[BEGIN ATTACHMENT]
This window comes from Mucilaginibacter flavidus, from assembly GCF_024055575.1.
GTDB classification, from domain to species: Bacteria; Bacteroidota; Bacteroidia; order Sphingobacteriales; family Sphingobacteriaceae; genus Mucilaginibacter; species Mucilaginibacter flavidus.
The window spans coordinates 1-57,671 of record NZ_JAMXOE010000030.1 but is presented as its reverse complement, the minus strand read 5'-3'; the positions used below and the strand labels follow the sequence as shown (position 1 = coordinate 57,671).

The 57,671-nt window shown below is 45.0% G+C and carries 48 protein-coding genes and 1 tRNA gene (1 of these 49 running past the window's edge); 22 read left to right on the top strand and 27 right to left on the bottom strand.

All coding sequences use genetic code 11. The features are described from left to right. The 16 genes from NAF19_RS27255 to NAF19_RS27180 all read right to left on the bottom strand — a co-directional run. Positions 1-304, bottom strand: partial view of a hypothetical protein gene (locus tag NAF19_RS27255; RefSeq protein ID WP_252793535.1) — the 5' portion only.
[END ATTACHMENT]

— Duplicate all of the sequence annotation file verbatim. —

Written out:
This window comes from Mucilaginibacter flavidus, from assembly GCF_024055575.1.
GTDB classification, from domain to species: Bacteria; Bacteroidota; Bacteroidia; order Sphingobacteriales; family Sphingobacteriaceae; genus Mucilaginibacter; species Mucilaginibacter flavidus.
The window spans coordinates 1-57,671 of record NZ_JAMXOE010000030.1 but is presented as its reverse complement, the minus strand read 5'-3'; the positions used below and the strand labels follow the sequence as shown (position 1 = coordinate 57,671).

The 57,671-nt window shown below is 45.0% G+C and carries 48 protein-coding genes and 1 tRNA gene (1 of these 49 running past the window's edge); 22 read left to right on the top strand and 27 right to left on the bottom strand.

All coding sequences use genetic code 11. The features are described from left to right. The 16 genes from NAF19_RS27255 to NAF19_RS27180 all read right to left on the bottom strand — a co-directional run. Positions 1-304, bottom strand: partial view of a hypothetical protein gene (locus tag NAF19_RS27255; RefSeq protein ID WP_252793535.1) — the 5' portion only.